Evidence for a susceptibility gene for anorexia nervosa on chromosome 1

D. E. Grice, K. A. Halmi, M. M. Fichter, M. Strober, D. B. Woodside, J. T. Treasure, A. S. Kaplan, P. J. Magistretti, D. Goldman, C. M. Bulik, W. H. Kaye, W. H. Berrettini

Research output: Contribution to journalArticlepeer-review

199 Scopus citations

Abstract

Eating disorders, such as anorexia nervosa (AN), have a significant genetic component. In the current study, a genomewide linkage analysis of 192 families with at least one affected relative pair with AN and related eating disorders, including bulimia nervosa, was performed, resulting in only modest evidence for linkage, with the highest nonparametric linkage (NPL) score, 1.80, at marker D4S2367 on chromosome 4. Since the reduction of sample heterogeneity would increase power to detect linkage, we performed linkage analysis in a subset (n = 37) of families in which at least two affected relatives had diagnoses of restricting AN, a clinically defined subtype of AN characterized by severe limitation of food intake without the presence of binge-eating or purging behavior. When we limited the linkage analysis to this clinically more homogeneous subgroup, the highest multipoint NPL score observed was 3.03, at marker D1S3721 on chromosome 1p. The genotyping of additional markers in this region led to a peak multipoint NPL score of 3.45, thereby providing suggestive evidence for the presence of an AN-susceptibility locus on chromosome 1p.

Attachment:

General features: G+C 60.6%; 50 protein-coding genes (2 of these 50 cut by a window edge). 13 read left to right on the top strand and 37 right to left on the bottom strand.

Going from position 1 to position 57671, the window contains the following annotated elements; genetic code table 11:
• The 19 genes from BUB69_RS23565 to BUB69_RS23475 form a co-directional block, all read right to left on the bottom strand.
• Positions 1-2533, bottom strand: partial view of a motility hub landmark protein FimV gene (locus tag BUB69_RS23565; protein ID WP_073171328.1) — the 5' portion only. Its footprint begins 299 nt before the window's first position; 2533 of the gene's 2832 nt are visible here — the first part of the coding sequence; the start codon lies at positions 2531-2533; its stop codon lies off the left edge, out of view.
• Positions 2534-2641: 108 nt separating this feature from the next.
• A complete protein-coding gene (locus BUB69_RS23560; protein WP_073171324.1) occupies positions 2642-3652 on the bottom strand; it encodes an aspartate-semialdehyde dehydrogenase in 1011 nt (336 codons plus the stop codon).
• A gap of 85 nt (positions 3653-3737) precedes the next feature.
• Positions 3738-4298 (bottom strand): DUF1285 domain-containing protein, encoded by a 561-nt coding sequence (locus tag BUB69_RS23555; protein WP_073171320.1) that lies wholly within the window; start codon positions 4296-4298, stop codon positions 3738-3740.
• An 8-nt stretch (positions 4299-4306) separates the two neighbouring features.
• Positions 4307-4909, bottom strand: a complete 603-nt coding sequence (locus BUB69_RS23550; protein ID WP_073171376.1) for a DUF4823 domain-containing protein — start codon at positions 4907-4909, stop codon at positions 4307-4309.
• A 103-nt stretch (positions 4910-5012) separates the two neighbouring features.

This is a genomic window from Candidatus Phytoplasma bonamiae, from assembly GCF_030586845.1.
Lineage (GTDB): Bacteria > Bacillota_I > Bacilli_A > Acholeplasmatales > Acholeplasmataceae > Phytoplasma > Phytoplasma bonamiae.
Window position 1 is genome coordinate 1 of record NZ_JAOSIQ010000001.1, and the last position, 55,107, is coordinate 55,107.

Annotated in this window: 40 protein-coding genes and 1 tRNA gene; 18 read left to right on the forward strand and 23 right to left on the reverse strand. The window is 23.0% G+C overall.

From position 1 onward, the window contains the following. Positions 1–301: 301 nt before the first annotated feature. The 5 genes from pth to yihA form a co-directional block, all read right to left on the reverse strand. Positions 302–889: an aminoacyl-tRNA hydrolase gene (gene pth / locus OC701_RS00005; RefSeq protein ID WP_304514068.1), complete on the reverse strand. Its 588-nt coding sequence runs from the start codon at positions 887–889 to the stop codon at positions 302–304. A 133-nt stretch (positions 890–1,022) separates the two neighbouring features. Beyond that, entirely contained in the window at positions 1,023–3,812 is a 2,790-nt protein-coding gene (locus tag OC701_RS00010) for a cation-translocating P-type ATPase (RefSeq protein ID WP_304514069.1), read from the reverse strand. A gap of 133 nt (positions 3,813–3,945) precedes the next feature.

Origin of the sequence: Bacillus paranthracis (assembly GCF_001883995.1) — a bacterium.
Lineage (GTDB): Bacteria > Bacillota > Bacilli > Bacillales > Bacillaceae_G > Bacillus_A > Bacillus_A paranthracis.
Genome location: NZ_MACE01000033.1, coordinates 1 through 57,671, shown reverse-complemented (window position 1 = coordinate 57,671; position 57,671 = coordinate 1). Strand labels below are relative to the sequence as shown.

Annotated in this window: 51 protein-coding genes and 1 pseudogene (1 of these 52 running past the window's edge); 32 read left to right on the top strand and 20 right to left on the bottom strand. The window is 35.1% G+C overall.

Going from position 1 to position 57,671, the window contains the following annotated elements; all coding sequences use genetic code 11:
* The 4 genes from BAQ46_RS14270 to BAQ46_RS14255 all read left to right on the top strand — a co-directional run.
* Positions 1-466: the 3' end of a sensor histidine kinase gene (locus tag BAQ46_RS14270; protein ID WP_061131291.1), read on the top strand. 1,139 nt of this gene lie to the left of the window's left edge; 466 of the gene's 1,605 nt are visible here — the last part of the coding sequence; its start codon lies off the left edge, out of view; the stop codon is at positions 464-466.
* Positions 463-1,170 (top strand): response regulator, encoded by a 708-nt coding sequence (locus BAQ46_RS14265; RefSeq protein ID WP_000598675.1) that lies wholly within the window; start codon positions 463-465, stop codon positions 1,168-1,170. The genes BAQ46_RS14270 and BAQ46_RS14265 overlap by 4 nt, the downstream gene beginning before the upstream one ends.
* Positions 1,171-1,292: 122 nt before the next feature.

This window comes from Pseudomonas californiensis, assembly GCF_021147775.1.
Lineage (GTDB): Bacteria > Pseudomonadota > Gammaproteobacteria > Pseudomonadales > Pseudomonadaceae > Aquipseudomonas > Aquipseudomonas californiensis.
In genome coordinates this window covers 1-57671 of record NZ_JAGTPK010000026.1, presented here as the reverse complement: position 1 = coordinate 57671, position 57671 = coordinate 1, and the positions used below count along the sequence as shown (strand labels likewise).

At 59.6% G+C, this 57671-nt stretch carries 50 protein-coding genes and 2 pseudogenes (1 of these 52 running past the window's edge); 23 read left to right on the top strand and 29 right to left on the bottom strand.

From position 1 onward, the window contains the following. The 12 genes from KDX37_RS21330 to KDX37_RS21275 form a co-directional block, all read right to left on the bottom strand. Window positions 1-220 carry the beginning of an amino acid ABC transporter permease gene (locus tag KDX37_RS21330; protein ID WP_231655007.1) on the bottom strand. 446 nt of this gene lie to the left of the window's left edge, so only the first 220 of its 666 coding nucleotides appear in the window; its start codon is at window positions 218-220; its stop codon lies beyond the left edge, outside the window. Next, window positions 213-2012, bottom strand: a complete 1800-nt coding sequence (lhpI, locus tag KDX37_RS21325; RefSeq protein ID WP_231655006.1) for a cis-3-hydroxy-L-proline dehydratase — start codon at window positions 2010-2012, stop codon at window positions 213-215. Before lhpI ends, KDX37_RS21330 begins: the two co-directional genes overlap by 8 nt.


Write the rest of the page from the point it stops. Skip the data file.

Original languageEnglish (US)
Pages (from-to)787-792
Number of pages6
JournalAmerican Journal of Human Genetics
Volume70
Issue number3
DOIs
StatePublished - Mar 2002
Externally publishedYes

Bibliographical note

Funding Information:
The authors wish to thank the Price Foundation for the support of the clinical collection of subjects, genotyping, and data analysis. Genotypic markers, allele frequencies, and genetic maps were generated at the Center for Medical Genetics, Marshfield Medical Research Foundation, with support from the National Heart, Lung and Blood Institute. The authors are indebted to the participating families for their contributions of time and effort in support of this study.

ASJC Scopus subject areas

  • Genetics
  • Genetics(clinical)

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